From the time we were small children we have heard expressions such as, “This is a free country,” and “everyone has a right to his own opinion.” We have also been taught that “the freedom to swing your fist stops at the other guy’s nose.” One of the old standards of childhood is, “Sticks and stones may break my bones but names will never hurt me.” To take the sayings in reverse order, the “sticks and stones” saying just isn’t true. Names do hurt and sometimes influence developmental problems that still exist in adulthood. Swinging your fist or shooting off your gun in a crowded room may not only get you in trouble it may get you in jail or dead. The “free country” and “right to an opinion” sayings are comments we still hear in adulthood but each requires some responsibility on the part of the person sharing their opinion.
In a recent “Speak Out” column in a local newspaper a writer said, “Children in our elementary schools are being taught that your government provides all your services.” A sentence later he said, “At the college level students are taught by leftist professors that socialism and communism are the best forms of government. The Constitution and its meanings are not taught anymore.” Most who know my background are aware that I spent my life in education teaching young people. I taught in junior high, high school, college, and was President of four colleges/universities over a 35-year career. I taught history and government and know what is required to be taught in our schools regarding government and the Constitution. I spent two decades working with college professors who were neither leftist nor in the practice of teaching that socialism and communism are best. What the writer said just isn’t true.
Yhe issue to think about is why he wanted to write something that he doesn’t know from his own research or experience to be true. Isn’t it incumbent on someone to know the truth of something before spreading deceit to the unknowing public? Shouldn’t someone have some first-hand information before writing something that attacks our fellow citizens, our teachers, who are working hard for our benefit?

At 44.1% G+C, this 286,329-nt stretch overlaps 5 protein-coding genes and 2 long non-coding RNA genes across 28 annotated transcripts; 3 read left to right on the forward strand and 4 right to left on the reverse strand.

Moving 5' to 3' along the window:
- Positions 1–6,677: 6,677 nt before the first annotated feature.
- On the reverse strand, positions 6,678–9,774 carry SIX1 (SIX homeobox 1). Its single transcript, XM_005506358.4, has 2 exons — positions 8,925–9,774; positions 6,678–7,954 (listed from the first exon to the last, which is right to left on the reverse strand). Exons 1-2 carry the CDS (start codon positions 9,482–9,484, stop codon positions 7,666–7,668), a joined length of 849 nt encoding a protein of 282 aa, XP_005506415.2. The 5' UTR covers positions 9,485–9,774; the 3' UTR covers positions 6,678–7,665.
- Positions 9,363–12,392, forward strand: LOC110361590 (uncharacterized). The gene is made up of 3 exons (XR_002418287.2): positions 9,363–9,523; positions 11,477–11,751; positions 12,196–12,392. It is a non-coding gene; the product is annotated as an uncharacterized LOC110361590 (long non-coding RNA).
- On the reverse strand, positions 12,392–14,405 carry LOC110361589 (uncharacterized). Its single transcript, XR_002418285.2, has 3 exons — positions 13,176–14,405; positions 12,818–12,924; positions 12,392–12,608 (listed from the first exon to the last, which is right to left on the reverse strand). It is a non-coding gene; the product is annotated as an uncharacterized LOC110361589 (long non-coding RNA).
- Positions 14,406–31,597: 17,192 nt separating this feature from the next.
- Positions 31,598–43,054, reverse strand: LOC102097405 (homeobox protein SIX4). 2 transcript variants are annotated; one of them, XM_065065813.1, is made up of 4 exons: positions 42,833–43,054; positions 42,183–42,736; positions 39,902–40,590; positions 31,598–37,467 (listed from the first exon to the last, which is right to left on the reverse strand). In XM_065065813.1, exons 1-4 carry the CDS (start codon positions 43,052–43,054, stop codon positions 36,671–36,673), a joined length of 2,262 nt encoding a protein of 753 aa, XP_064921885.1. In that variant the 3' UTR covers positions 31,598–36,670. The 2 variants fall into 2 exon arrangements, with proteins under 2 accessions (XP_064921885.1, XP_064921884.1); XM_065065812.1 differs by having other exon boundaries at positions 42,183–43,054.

In the same “Speak Out” column there was a letter that repeated the oft-heard comment, “I don’t care who we elect this coming November, it’s got to be better than what we have had for the past seven years.” Such a comment makes one wonder what criteria a person uses to evaluate our times and the leaders we hold responsible for our current situation. Surely, he isn’t using unemployment statistics, health care issues, number of wars being fought and military lives put in danger as criteria. We are better off today in most statistical categories than we were seven years ago. Is it the ISIS threat that hasn’t been handled properly? Is it the gridlock in Congress? If one is going to express such an opinion doesn’t a writer have the obligation to tell us what foundation he is using to make such a statement?
One of the sad truths of today’s politics is that the more times something is repeated, no matter how untrue, the more likely it will become “fact” in the minds of the voters. In short, if we say “Lying Ted,” or “Crooked Hillary,” enough times people began to think that Ted lies and Hillary is crooked.
I believe in letters to the editor. I believe in the freedom of someone to form opinions and share those wherever and whenever he desires. I believe this is a free country and educated discussion and debate is the way to find answers and reach new conclusions. However, I do not believe it is in the public interest to swing wildly whether it is in a crowded room or with an unsubstantiated opinion.
Dr. Mark L. Hopkins writes for More Content Now and Scripps Newspapers. He is past president of colleges and universities in four states and currently serves as executive director of a higher-education consulting service. You will find Hopkins’ latest book, “Journey to Gettysburg,” on Amazon.com. Contact him at email@example.com.